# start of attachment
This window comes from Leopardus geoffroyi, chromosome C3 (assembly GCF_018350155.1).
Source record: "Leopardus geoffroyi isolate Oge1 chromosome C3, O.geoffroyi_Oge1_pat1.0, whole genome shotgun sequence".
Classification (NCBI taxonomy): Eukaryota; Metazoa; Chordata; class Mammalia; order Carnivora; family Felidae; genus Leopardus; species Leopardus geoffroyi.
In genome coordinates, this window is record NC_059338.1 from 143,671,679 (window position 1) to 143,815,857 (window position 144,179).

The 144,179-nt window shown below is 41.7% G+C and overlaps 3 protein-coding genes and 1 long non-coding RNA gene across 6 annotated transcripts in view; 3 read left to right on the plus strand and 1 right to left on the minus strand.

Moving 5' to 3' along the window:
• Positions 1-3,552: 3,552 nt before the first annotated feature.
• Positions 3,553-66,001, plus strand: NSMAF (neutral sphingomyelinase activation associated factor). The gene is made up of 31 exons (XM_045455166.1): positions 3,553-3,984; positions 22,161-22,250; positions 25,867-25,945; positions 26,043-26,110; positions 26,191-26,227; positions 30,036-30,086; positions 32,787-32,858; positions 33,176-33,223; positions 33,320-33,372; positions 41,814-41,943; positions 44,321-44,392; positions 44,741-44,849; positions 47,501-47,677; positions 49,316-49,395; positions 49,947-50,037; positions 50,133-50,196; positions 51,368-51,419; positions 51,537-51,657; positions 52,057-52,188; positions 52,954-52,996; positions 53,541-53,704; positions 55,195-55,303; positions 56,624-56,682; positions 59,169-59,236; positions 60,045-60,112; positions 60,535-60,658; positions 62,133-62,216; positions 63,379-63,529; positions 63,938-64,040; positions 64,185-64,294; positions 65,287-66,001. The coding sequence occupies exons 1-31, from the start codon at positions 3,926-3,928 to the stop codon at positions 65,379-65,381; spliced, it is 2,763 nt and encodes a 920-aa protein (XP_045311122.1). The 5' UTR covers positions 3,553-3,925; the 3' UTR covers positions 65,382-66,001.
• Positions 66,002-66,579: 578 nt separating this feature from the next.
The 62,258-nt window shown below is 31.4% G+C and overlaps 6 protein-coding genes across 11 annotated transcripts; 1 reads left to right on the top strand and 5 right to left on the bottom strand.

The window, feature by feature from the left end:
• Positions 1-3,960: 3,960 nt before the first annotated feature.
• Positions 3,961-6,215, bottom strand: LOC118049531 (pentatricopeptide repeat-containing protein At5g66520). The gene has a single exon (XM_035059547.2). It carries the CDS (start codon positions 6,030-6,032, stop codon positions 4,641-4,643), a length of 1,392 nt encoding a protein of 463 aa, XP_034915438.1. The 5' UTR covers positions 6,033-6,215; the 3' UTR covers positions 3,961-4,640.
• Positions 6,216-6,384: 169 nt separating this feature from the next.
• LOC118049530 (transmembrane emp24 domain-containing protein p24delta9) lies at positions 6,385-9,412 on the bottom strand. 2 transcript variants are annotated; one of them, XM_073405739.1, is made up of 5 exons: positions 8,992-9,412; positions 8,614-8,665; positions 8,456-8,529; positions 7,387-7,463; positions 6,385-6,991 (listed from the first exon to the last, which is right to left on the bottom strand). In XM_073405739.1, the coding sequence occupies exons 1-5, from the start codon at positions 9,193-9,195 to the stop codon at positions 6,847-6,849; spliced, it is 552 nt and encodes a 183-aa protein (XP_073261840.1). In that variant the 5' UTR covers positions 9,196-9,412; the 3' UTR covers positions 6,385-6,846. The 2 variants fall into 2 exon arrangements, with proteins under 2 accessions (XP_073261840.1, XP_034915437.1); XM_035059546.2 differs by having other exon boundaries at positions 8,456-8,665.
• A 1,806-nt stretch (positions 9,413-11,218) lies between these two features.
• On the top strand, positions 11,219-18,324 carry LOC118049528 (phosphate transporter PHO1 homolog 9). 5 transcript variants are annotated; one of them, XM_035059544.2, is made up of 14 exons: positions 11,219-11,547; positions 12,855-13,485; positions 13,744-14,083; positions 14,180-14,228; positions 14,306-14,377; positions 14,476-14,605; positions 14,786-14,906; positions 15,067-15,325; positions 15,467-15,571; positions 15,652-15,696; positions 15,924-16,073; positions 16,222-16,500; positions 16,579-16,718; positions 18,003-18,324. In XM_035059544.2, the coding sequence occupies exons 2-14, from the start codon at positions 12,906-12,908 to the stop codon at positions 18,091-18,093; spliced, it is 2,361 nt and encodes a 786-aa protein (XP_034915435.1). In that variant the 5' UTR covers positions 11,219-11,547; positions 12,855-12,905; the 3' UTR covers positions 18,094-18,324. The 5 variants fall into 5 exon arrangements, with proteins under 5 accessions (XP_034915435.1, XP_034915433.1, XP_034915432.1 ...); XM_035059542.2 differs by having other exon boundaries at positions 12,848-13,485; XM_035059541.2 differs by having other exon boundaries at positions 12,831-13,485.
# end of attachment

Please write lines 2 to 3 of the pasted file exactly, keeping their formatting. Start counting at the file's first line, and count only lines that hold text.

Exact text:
Source record: "Leopardus geoffroyi isolate Oge1 chromosome C3, O.geoffroyi_Oge1_pat1.0, whole genome shotgun sequence".
Classification (NCBI taxonomy): Eukaryota; Metazoa; Chordata; class Mammalia; order Carnivora; family Felidae; genus Leopardus; species Leopardus geoffroyi.